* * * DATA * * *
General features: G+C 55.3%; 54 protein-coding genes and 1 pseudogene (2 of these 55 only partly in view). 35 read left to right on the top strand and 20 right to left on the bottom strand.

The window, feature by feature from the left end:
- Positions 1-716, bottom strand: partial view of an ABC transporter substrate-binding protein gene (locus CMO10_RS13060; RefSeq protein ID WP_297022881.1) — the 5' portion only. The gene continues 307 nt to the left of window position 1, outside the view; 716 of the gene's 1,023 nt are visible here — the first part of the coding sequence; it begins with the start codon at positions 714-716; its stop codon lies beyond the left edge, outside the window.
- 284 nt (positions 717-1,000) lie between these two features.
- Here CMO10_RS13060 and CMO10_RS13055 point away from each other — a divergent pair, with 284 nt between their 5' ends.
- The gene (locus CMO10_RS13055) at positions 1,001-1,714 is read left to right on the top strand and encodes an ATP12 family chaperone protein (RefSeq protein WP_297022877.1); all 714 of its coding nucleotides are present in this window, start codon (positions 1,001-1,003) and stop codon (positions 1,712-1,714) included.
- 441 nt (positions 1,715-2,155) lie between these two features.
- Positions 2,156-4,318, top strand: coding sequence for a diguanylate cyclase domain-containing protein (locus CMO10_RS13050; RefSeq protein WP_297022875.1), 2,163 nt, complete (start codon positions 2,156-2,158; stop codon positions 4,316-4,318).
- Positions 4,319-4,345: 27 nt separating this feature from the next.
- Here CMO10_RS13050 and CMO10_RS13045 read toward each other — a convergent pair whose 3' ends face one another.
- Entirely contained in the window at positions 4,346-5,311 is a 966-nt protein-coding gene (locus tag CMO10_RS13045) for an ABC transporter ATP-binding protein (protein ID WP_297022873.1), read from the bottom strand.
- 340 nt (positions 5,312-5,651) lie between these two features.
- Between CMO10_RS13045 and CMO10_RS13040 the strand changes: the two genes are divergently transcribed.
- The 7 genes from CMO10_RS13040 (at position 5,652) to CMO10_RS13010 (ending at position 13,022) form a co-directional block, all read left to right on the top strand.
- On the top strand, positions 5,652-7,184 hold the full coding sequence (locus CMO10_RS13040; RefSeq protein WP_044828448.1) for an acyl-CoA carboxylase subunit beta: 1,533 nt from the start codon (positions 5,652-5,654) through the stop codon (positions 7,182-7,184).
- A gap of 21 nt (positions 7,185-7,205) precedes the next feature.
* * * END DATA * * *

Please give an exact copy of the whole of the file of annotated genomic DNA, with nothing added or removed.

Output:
General features: G+C 55.3%; 54 protein-coding genes and 1 pseudogene (2 of these 55 only partly in view). 35 read left to right on the top strand and 20 right to left on the bottom strand.

The window, feature by feature from the left end:
- Positions 1-716, bottom strand: partial view of an ABC transporter substrate-binding protein gene (locus CMO10_RS13060; RefSeq protein ID WP_297022881.1) — the 5' portion only. The gene continues 307 nt to the left of window position 1, outside the view; 716 of the gene's 1,023 nt are visible here — the first part of the coding sequence; it begins with the start codon at positions 714-716; its stop codon lies beyond the left edge, outside the window.
- 284 nt (positions 717-1,000) lie between these two features.
- Here CMO10_RS13060 and CMO10_RS13055 point away from each other — a divergent pair, with 284 nt between their 5' ends.
- The gene (locus CMO10_RS13055) at positions 1,001-1,714 is read left to right on the top strand and encodes an ATP12 family chaperone protein (RefSeq protein WP_297022877.1); all 714 of its coding nucleotides are present in this window, start codon (positions 1,001-1,003) and stop codon (positions 1,712-1,714) included.
- 441 nt (positions 1,715-2,155) lie between these two features.
- Positions 2,156-4,318, top strand: coding sequence for a diguanylate cyclase domain-containing protein (locus CMO10_RS13050; RefSeq protein WP_297022875.1), 2,163 nt, complete (start codon positions 2,156-2,158; stop codon positions 4,316-4,318).
- Positions 4,319-4,345: 27 nt separating this feature from the next.
- Here CMO10_RS13050 and CMO10_RS13045 read toward each other — a convergent pair whose 3' ends face one another.
- Entirely contained in the window at positions 4,346-5,311 is a 966-nt protein-coding gene (locus tag CMO10_RS13045) for an ABC transporter ATP-binding protein (protein ID WP_297022873.1), read from the bottom strand.
- 340 nt (positions 5,312-5,651) lie between these two features.
- Between CMO10_RS13045 and CMO10_RS13040 the strand changes: the two genes are divergently transcribed.
- The 7 genes from CMO10_RS13040 (at position 5,652) to CMO10_RS13010 (ending at position 13,022) form a co-directional block, all read left to right on the top strand.
- On the top strand, positions 5,652-7,184 hold the full coding sequence (locus CMO10_RS13040; RefSeq protein WP_044828448.1) for an acyl-CoA carboxylase subunit beta: 1,533 nt from the start codon (positions 5,652-5,654) through the stop codon (positions 7,182-7,184).
- A gap of 21 nt (positions 7,185-7,205) precedes the next feature.